A now largely symbolic closure of the Armenian-Turkish border in no way hampers business being conducted between Turkish and Armenian businessman–on the contrary, Turkish goods completely flood the marketplace and have been predominant for years. There isn’t a sector of Armenian business where Turkish products cannot be found in ample, not to mention cheap supply. And that supply is not going to end when the US president says “genocide.” Turkish Prime Minister Erdogan will huff and puff for a week and calm down because he will have no other choice but to. Turkey needs its western neighbors just as much as they need it. And Turks enjoy making money off Armenian consumers.

Then, debate about not only atrocities committed against the Armenians but against Assyrians, Greeks and others will also rise to the surface. The Turkish government will need to address them all in kind and atone for its sins, just like the schoolyard bully after being called into the principal’s office for beating one too many kids. Turkey needs to understand that it cannot be the bully forever, that it needs to be humbled. The US president’s use of “genocide” in his annual address will start that transformation. There is no need to fear that the Turkish-Armenian rapprochement process will be jeopardized–Turkey has already seen to it, being the regional antagonist that it is. President Obama’s use of the “G-word” will only jump-start that process and ensure that it doesn’t stall again. And it has to happen now.

I often hear or read about people’s experiences when visiting Eastern Turkey, or more accurately although perhaps not “politically correct,” Western Armenia. Some tell me that they want to go, just to visit although they have no roots there, or to find the villages where their grandparents were born. I’ve recently learned that the obscure village where the Russian clan once thrived, called Sursury situated on the fringes of Kharpert (now Elazig) still exists. My grandfather, Hagop Russian, was born in that village. When I visited the Kharpert Museum of New Kharpert which is just beyond (or now barely within) Yerevan’s city limits, five years ago with my parents, we were surprised to learn that an Armenian monastery had once existed there.

I want to find it, just as I want to explore the village’s streets and perhaps, based on the few clues at my disposal, find the house where my grandfather was born, or else the location of it. I want to run a handful of soil of that land between my fingers, and plant a tree in honor of the fallen Russians. But I won’t, so long as the Turkish government fails to recognize the Armenian Genocide and stop its antagonistic, narrow-sighted state policy that is based on deceit, denial and the spilled blood of innocents once and for all. I will continue to distrust any Turkish citizen, no matter how sincere his overture of accepting the legitimacy of  the Armenian Genocide. I want to hear the Turkish government tell the world, and to acknowledge the Armenian historical presence on those lands. Until that happens, I don’t care if the border opens or not, and I won’t step foot into a land where my ancestors were unwanted and annihilated.

The Armenian Genocide is a historical issue as much as it is a political one. These days the recognition of its occurrence is certainly an issue left chiefly to politicians to resolve. If Western powers–especially the US–expect the region to transform and for Turkey as de Waal hopes as well as many others to become a “neutral player” in the region–whatever that is supposed to mean–and for peace (not to mention lucrative commerce) to prevail, the Genocide must be officially recognized by the Turkish government, there’s simply no other way for reconciliation to happen between Turkey and Armenia.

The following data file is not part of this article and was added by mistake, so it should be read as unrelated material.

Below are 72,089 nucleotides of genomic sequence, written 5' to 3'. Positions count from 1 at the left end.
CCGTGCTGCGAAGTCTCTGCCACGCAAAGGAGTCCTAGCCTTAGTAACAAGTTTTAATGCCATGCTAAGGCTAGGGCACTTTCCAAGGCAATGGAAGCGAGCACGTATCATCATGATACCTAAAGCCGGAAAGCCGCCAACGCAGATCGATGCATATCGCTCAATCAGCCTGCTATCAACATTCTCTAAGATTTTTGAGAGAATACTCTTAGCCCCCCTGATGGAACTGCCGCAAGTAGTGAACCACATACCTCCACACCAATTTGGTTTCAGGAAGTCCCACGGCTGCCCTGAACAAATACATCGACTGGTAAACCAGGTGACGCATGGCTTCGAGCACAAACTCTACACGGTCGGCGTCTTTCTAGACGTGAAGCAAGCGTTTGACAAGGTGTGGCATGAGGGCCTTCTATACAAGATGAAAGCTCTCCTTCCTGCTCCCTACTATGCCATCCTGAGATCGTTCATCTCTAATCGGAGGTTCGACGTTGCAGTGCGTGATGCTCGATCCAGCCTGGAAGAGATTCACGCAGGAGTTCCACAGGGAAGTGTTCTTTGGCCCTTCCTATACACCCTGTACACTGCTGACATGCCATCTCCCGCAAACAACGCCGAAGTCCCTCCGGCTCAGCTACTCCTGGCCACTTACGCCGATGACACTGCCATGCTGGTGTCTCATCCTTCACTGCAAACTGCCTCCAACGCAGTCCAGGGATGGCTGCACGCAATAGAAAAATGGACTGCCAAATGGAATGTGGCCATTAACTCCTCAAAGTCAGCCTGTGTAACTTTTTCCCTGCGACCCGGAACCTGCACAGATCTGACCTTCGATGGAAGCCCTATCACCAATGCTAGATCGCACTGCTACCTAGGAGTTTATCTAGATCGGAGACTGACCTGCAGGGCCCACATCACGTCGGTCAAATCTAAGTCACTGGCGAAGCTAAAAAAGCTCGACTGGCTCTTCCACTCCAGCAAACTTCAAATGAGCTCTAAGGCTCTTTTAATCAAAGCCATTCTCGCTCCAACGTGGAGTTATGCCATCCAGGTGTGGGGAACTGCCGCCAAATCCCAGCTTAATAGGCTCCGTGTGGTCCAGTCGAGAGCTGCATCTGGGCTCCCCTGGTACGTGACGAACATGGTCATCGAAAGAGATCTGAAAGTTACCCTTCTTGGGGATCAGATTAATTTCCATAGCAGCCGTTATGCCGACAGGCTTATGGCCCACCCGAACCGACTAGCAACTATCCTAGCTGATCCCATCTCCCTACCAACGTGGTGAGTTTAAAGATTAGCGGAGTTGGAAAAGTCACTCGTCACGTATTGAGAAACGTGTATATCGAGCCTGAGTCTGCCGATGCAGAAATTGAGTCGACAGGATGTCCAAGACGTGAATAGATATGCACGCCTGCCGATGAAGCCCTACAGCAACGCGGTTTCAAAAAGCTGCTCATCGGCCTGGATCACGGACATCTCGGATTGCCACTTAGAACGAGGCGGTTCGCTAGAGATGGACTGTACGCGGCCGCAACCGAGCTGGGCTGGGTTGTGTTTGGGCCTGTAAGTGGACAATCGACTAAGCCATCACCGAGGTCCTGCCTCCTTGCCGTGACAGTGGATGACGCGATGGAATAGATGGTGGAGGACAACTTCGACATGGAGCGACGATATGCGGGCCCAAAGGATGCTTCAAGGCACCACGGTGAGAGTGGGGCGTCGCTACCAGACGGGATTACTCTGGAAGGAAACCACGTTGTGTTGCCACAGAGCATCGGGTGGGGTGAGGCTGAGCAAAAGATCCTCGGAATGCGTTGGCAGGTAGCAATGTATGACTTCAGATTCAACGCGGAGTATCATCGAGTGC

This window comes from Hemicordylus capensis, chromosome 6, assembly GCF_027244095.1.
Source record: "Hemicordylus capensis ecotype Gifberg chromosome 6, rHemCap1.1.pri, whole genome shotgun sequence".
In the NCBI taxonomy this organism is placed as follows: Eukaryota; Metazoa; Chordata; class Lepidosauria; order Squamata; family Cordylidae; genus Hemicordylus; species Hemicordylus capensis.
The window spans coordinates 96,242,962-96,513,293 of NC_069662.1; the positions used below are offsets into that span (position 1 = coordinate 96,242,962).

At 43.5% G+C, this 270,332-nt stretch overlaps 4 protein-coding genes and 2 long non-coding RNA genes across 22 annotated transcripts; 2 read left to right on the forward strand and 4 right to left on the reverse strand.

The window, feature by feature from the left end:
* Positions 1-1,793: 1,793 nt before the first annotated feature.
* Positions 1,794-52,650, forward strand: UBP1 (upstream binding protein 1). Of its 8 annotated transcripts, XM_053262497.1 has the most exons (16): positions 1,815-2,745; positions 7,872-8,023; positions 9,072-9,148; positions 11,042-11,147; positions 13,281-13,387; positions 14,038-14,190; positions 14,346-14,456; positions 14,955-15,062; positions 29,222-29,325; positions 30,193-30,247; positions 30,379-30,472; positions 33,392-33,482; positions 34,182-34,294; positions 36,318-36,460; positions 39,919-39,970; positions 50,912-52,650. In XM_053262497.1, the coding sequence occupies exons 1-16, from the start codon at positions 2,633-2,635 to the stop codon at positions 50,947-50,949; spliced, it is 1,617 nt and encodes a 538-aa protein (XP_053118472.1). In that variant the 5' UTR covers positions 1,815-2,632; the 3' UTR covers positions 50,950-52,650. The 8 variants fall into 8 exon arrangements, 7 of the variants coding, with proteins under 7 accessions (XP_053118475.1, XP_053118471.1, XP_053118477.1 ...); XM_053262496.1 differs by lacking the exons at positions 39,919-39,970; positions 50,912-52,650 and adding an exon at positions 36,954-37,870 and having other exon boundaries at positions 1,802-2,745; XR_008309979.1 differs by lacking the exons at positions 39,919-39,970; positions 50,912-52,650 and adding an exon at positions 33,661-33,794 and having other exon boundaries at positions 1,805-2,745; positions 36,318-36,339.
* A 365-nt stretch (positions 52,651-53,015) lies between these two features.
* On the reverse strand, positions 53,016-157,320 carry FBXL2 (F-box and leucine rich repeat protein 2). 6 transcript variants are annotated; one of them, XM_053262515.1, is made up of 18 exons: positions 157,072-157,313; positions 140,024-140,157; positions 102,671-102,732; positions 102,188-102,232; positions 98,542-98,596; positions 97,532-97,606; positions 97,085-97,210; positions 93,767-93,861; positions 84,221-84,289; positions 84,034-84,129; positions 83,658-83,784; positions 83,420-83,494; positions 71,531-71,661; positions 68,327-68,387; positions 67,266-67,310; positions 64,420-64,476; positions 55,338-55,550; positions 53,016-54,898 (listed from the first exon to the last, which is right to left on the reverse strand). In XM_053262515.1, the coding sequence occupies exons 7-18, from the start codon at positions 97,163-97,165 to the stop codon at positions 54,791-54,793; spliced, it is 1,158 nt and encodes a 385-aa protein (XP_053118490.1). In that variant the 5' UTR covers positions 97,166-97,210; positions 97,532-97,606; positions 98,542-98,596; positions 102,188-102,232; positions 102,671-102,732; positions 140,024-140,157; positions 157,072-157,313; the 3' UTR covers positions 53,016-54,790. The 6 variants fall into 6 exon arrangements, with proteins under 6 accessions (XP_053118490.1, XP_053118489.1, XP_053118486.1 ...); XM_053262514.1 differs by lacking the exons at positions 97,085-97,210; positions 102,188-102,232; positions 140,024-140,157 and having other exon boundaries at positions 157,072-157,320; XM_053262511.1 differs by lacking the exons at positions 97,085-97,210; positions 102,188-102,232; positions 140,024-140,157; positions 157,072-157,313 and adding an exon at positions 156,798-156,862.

Good neighborly relations are based on trust, and Turkey has presented absolutely no indicators that it can be sincerely trusted by Armenia or any Armenians in its Diaspora before or since the protocols were signed. And as we all know, without trust, there is no peace.

Sarkisian, Erdogan Don’t See Eye to Eye

Seems there’s nothing positive that can be said about the Sarkisian-Erdogan meeting in Washington, DC that took place on April 12 on the sidelines of the nuclear security summit hosted by President Obama.

Both leaders have been tight-lipped about their meeting and their own separate sit-downs with President Obama, and there really isn’t a lot of information available regarding what was said. RFE/RL however wrote this:

According to the Turkish daily “Sabah,” Erdogan told Sarkisian that the existing “political atmosphere” does not bode well for their ratification by Turkey’s Grand National Assembly. He blamed it on recent decisions by U.S. and Swedish lawmakers to recognize the 1915 massacres of Armenians in the Ottoman Empire as genocide.

“If the protocols are brought to the agenda of the parliament while U.S. and Swedish parliaments are taking decisions on the issue, they will be rejected,” he reportedly said. “Sabah” also quoted Erdogan as also linking protocol ratification with decisive progress in international efforts to resolve the Karabakh conflict.

Sarkisian, Erdogan Don't See Eye to EyeI think it became clear last autumn when Turkish leaders started insisting that the Nagorno-Karabakh conflict be settled first before the protocols be ratified that Ankara was backtracking from its commitments for establishing formal diplomatic relations. Perhaps they thought that Yerevan was so desperate it would cut a quick and dirty deal with Azerbaijan just to get the Turkish-Armenian border opened, or else they wanted to show just who’s the boss to foreign powers with interests in the region. Lately, the Turks have been indicating that they want direct involvement in the Nagorno-Karabakh peace process and have some role in the Minsk Group. But I don’t understand why Turkey would think that Armenia would unquestionably go along with its preconditions.

Meanwhile, Yerevan is playing hardball, insisting that there is no way worldwide Armenian Genocide recognition efforts can be suppressed. The Armenian leadership is still adamant that no preconditions can be attached to ratifying the protocols, namely regarding the Nagorno-Karabakh conflict resolution. It’s also absurd that Turkey actually thinks Armenia would sever ties with the Armenian Diaspora, its main support base, just because it wants that to happen. Secretary of State Hillary Clinton assured Sarkisian in their meeting on April 13 that the US was still pressing for normalization of relations without preconditions.

Quite honestly, I believe this whole charade between Turkey and Armenia that’s been playing out for well over a year now has been a grand chess match. And eventually, it was going to end in a stalemate. I don’t think Sarkisian really had any intentions to open the border at all costs and by whatever means necessary, as he led many to believe last year. He was simply trying to prove to the world that he was indeed a legitimately elected, relevant president and was willing to appease his neighbors, but not to the point of selling out his nation’s geopolitical and strategic interests. Many in the diaspora and Armenia who were taken aback by the protocols last August, myself included, started to panic. Maybe that’s what Sarkisian wanted–the protests in the diaspora served an effective way to ruffle Turkey’s feathers and see how it would react. And as we remember, it went on the offensive.

Now it’s a question of who is going to look more noble in the eyes of the world when this impasse is declared deadlocked–Erdogan or Sarkisian. President Obama’s address to Armenian-Americans on April 24 will be telling.